Economic Efficiency of Green Buildings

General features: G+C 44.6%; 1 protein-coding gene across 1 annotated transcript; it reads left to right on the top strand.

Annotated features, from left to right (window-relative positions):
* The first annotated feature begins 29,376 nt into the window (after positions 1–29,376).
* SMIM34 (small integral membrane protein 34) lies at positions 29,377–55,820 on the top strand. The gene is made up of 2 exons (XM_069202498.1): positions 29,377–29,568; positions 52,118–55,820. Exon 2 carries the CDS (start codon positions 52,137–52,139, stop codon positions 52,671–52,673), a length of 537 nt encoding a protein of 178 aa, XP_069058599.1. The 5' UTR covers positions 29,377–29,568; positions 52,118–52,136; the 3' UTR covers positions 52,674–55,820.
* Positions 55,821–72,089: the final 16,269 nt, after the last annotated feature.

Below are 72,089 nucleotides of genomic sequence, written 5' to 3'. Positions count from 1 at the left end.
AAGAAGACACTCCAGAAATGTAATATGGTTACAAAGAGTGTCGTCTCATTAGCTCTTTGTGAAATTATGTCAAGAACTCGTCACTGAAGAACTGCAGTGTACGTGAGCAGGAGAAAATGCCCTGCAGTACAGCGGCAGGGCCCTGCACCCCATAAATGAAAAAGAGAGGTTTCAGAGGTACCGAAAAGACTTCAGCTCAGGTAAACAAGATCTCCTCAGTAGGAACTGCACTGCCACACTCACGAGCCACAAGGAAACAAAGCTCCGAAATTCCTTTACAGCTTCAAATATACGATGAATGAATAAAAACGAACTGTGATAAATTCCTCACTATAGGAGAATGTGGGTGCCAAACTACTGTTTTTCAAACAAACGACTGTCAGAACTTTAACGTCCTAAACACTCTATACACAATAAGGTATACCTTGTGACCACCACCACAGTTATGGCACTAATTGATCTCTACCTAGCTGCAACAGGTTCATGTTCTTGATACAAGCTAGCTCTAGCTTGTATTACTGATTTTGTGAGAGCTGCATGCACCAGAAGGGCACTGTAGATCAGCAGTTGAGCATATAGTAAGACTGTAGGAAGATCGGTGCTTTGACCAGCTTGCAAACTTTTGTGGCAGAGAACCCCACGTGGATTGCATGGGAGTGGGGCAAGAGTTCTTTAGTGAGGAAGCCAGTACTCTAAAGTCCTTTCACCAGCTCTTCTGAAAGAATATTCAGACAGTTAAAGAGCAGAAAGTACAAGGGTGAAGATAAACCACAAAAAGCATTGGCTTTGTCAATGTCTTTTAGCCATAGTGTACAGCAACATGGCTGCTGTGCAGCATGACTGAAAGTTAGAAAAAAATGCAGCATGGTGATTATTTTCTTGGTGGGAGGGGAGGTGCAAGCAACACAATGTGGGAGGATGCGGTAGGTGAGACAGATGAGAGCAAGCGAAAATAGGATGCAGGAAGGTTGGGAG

According to research, the building and construction industry are largely aware of the fact that buildings contribute to almost 20 percent of greenhouse gas emissions, leading to global warming and hence acknowledge the significance of the role this industry can and must play to reduce the carbon footprints and try to eliminate or reduce the negative environmental impacts of their business (Stern, 2008). However, the lack of enthusiasm within the industry or reluctance to implement the green initiatives is largely on account of the contradictions present in the literature and differing views and opinion of experts, regarding the credibility of the issue. There is an ongoing debate within the industry regarding the greenhouse effect of buildings, we’re deciding whether it is a market-driven approach or a mandatory environmental regulation imposed by the government, for various purposes is relatively difficult. One such example of government-imposed obligation is the public display and/ or sharing of Energy Performance Certificates by buildings in accordance with the EU directive on the Energy Performance of Buildings (Fuerst, McAllister, 2008).Furthermore another reason for the lack of acceptance and implementation of green measures within this industry is the fact that there is a severe lack of understanding among the appraisers who are significantly conservative with regard to their approaches and business practices, and display a severe lack of training and knowledge regarding the consequences of acceptance of environmentally friendly practices such as the use of cooling systems, and better airflow or use of environmentally friendly materials for construction etc among others. However, with the growing literature regarding the harmful side effects and the possible benefits of using environmentally friendly practices, is likely to bring about positive changes within the industry (Fuerst, McAllister, 2008). It has been increasingly established through research that the greener buildings are more likely as compared to their counterparts, to retain more value. This is evident from the fact that many of the green realtors are planning on retaining their property owing to the rise in demand for them in the coming years. It is highly likely that the demand for green buildings is likely to soar, as research regarding their long term benefits pile up, with the result that they will soon outgrow the demand for the brown buildings (Miller, 2011). The key findings regarding green buildings as compared to the conventional buildings can be summarized as follows (Richard, 2009. Buttimer, Ott, 2010):The green buildings tend to charge more rent as compared to conventional buildings. The green buildings require more care as compared to the non-conventional buildings.